BY MIKE STEVENS
CROWLEY LAKE – Anglers looking at the weather forecast the week prior to the Eastern Sierra trout opener were bracing themselves for dangerous wind conditions above and beyond what they’ve grown to expect on Crowley Lake. While there was good reason to approach with caution, and wind did end up being a factor at some level by early afternoon, Crowley seemed to get off easy in the wind department when compared to the rest of the region, even nearby Convict Lake which was absolutely blown to bits.
Hobie Fishing Team member Gil Hernandez guides a small group of kayak anglers on Crowley on most opening days, so he definitely had an eye on the forecast going in to the first day of the season, but he was pleased by the fishable conditions and solid fishing. There was some significant wind first thing in the morning, and his group didn’t get out completely unscathed.
“Everyone thought I was crazy, but I had a limit before 9:30,” said Hernandez. “We did have one of our guys flip his kayak. Lost one rod, and he had a very cold bath!”
He told Western Outdoor News he was working depths of 50 to 60 feet of water on the north end of the lake, and he gave a lot of the credit to the ability of a kayak angler to work “slower and lower” than boaters, and to mix up speeds more easily while keeping rods lower to the water. Hernandez’s group did well on Thomas Bouyants, Berkley Flicker Shads and Rapala CD3’s and CD X- Raps trolled on three colors of leadcore to a 30-foot, 6-pound fluoro leader.
“The Sacramento perch were out to play as we brought them to the stringers as well,” he said. “We had a mixed bag of species but cutthroat were king this Opener as I saw lots at the fish cleaning station with mine pushing 3 pounds.”
Trolling got the best of this Opener, and that depth range definitely seemed to be the key among the more successful boaters contacted by WON as they came up the launch ramp. Jerrett Jayden of Bridgeport was part of a group that put up limits (all browns other than one rainbow) trolling Tasmanian Devils at 3.5 colors of leadcore with most biters being found in the main body of the lake out in front of Crowley Lake Fish Camp. Jayden had the top fish of that group, a German brown that looked to be about 4 pounds. There were no real giants reported to the Fish Camp, but the list was topped off by a 7.45 pound cutththoat that ate a Kastmaster in McGee Bay worked by John Michael Elias of Eastvale. A 4.35 cutt that ate a Buoyant at 3 colors also showed up in McGee Bay, and a clone of that fish bit an orange Rapala just south of Alligator Point for another troller.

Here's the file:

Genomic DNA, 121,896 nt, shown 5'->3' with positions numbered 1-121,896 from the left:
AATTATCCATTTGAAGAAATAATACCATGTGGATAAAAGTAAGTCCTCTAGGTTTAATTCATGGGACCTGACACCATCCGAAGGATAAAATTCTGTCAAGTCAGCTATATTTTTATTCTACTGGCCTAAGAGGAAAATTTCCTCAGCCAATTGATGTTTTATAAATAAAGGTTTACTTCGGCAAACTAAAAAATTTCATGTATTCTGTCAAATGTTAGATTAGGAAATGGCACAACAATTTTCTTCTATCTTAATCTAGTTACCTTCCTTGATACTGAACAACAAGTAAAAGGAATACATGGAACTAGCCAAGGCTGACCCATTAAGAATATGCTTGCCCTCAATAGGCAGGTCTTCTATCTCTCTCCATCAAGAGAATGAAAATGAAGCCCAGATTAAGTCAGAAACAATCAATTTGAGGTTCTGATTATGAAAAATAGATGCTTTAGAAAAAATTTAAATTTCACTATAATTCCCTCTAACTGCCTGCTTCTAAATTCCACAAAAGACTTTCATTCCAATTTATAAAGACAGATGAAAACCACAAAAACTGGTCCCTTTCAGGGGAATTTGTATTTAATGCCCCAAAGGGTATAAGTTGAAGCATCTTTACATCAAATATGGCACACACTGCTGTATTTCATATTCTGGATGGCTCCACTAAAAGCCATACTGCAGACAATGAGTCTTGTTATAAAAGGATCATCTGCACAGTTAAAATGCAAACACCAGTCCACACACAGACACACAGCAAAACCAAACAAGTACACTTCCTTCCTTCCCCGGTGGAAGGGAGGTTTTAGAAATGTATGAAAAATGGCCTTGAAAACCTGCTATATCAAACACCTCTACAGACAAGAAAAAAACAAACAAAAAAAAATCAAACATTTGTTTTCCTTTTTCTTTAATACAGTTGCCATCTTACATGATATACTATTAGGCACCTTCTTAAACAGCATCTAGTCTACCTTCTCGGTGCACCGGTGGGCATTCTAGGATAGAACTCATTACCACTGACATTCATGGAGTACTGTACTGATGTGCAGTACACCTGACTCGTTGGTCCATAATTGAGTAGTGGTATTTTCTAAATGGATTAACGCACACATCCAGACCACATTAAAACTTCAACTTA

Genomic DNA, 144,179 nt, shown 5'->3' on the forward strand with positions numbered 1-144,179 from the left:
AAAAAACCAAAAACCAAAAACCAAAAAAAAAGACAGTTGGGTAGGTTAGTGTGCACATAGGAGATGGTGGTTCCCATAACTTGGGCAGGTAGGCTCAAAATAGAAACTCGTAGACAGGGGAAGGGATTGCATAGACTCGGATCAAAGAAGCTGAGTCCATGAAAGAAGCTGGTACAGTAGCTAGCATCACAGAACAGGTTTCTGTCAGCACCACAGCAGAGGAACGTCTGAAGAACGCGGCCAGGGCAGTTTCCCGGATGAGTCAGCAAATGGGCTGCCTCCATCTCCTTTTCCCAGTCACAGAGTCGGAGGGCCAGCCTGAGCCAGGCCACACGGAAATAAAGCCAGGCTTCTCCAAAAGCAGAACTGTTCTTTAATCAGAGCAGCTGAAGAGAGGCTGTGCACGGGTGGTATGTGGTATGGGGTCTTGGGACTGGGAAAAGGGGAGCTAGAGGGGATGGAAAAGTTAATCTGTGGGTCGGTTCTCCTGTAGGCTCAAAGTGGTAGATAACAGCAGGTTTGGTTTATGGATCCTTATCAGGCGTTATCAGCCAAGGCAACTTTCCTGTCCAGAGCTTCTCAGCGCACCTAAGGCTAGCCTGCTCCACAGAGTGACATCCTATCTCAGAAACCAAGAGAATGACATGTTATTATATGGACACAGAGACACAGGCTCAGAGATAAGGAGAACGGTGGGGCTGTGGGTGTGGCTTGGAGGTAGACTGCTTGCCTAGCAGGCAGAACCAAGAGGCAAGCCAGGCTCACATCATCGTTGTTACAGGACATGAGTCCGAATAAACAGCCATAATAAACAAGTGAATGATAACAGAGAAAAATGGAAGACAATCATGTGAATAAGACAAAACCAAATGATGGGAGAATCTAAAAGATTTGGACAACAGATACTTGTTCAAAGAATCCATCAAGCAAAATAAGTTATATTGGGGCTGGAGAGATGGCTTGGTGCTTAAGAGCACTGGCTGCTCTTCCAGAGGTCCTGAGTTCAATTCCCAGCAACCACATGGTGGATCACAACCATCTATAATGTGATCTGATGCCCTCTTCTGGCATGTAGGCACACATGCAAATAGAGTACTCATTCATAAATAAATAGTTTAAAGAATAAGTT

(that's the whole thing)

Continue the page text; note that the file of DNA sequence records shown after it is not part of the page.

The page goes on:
The morning was slow for shore anglers with most working the shorelines encasing Whiskey Bay and Beaver Cove and the long bank facing open water in front of the Fish Camp and Hilton Bay having only 1 or 2 on a stringer by 9 a.m. along with an above-average number of empty stringers. Bishop-based DFW Environmental Scientist James Erdman was doing a creel survey along the same banks, and he did tell WON a couple of 20-plus-inch cutts did pop up in Whiskey Bay just after 9 a.m.
Most of the shoreline fish were bait-and-wait trout that fell for PowerBait, but Trout Opener mainstay and Berkley rep Marlon Meade did have nice 3-pound class rainbow that ate a Berkley Atomic Teaser jig in the back of Whiskey Bay.
The wind did pick up in the early afternoon resulting in rental boats being called back to the Marina. Larger private boats were able to stay out and continue stringering troll fish, and the shoreline bite did seem to pick up by then. SoCal trouter Tavish McLellan put on a clinic after running across big schools of cutthroat that went nuts for his smoke/sparkle minijigs in deeper, rockier areas close to shore. Had also came tight to some brown trout, and since he wasn’t around other anglers, he had no idea he likely outfished every lure chucker on the lake during this slower bite in tough conditions.
WON also connected with a couple who had a stringer full of what appeared to be 2- to 3-plus pounders they piled up using Berkley Pinched Crawlers from shore at Chalk Bluffs. Bank robbers working Pelican Point had some respectable afternoon stingers mostly loaded with stocker rainbows. Richard, Levi and Tescia Espinoza of Pomona did well on PowerBait including the new Tequila Lime “flavor” from that spot. They were among the a number of Convict Lake refugees who were dealing with 50- to 70-mph gusts that morning and fled to Crowley, but Tescia did manage at least one minijig fish before getting blown off Convict.